Tying the knot and finding a mistress

Dear H,

Tolstoy says in Anna Karenina that the Russians were having a sexual revolution.  It was actually more like a marital revolution, but I say "sexual" because in Christendom, as in most places around the world, sex and marriage are inseparable, and the rules for having sex change wildly once you start messing with weddings.

But it was also a parental revolution.  Tolstoy says that the old Russian way of going about marriage was by having the parents hire a professional matchmaker.  That was under siege back then, and the lack of a general standard left everything in confusion.  

There were models to pick from.  The parents in France picked their children's spouses for them.  The youngsters in England picked the spouses for themselves.  The first was about convenience and the other was about love and both of them were considered barbarous to Russian parents.  Which path were the Russians supposed to follow?*  Whether either of these was more "successful" was anybody's guess, and depends on what you consider to be success in the first place.  But one thing is certain, and that's that French people have been known for centuries as cheaters.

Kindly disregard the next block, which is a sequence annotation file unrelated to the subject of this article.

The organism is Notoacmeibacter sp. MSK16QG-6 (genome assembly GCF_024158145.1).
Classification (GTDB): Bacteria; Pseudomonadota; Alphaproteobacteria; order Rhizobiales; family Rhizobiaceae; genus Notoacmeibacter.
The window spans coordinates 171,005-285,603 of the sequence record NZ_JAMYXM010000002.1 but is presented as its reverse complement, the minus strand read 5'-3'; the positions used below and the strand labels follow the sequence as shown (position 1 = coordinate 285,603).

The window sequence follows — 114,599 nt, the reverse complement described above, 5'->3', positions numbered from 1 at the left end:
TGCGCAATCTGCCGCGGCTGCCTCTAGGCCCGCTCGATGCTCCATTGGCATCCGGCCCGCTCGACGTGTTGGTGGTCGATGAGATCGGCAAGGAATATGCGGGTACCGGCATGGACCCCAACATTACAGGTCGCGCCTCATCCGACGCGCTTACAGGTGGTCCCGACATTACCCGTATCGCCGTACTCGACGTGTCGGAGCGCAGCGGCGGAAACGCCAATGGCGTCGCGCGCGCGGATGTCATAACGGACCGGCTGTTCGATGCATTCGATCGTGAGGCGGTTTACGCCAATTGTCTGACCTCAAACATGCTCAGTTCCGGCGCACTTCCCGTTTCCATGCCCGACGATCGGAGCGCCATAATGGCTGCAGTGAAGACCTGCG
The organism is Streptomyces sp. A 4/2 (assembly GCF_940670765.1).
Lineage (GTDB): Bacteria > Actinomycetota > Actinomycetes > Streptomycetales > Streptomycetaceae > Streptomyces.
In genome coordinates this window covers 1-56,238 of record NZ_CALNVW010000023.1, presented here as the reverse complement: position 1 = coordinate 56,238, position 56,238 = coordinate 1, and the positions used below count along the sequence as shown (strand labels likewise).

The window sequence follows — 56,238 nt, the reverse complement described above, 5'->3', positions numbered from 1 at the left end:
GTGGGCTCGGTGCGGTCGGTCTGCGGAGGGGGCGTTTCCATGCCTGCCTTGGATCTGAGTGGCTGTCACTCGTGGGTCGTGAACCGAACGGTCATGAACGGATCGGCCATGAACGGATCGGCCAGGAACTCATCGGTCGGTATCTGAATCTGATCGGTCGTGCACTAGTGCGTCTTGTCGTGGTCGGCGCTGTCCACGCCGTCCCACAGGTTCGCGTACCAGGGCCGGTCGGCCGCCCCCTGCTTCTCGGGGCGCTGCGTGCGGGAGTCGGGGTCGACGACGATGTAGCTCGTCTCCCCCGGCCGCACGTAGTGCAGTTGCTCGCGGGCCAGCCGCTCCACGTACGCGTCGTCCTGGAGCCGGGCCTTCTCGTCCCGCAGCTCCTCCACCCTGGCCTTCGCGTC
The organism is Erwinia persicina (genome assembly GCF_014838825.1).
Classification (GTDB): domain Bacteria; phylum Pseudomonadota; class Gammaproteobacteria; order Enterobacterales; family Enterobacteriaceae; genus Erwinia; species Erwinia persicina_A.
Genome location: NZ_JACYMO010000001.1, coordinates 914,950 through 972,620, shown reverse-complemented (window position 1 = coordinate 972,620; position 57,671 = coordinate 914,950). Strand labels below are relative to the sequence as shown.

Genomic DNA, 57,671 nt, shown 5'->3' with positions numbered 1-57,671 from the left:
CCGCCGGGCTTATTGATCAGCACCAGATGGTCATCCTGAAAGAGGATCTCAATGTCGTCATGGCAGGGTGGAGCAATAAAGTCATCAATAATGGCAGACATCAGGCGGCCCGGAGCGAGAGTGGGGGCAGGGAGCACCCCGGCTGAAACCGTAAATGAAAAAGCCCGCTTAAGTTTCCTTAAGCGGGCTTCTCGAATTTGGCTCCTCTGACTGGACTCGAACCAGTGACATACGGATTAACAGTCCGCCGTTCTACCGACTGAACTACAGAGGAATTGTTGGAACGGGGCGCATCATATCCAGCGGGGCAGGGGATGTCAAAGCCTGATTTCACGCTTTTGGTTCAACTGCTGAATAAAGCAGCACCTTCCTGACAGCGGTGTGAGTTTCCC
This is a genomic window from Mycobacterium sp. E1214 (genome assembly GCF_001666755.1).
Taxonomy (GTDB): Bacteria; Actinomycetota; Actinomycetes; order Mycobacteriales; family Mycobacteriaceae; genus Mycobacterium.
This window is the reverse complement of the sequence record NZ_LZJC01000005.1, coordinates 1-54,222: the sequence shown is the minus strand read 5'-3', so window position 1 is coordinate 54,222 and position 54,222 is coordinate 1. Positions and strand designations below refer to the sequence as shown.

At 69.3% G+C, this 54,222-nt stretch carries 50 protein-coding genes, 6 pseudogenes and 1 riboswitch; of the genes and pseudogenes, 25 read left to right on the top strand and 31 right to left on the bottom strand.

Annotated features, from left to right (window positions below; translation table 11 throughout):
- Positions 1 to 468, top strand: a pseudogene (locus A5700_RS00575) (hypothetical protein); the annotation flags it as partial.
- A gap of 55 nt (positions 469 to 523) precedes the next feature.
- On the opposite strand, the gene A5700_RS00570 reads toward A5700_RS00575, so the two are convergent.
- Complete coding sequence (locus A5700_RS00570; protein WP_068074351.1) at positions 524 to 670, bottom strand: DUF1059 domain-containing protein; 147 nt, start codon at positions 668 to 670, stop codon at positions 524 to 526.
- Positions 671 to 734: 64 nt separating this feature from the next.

Montaigne was the first man I ever read who confirmed it.  He believed (as a nobleman of the 16th century) that women were morally inferior to men, incapable of keeping their legs shut, and that they forced their husbands to care for other men's babies.  If this is true and French men were so upright, I wonder, who were the women sleeping with?    

But this matter of fairness is almost beside the point.  The English had taken the opposite policy of matchmaking and, at least in the middle classes, their marriages were taken seriously.  If you really picked the woman you marry and you do it for love, who could possibly trust you if you cheat on her?  You said all the sweet things and the vows and now she's had your children -- society has no choice but to consider you a bastard if you're out there making bastards**.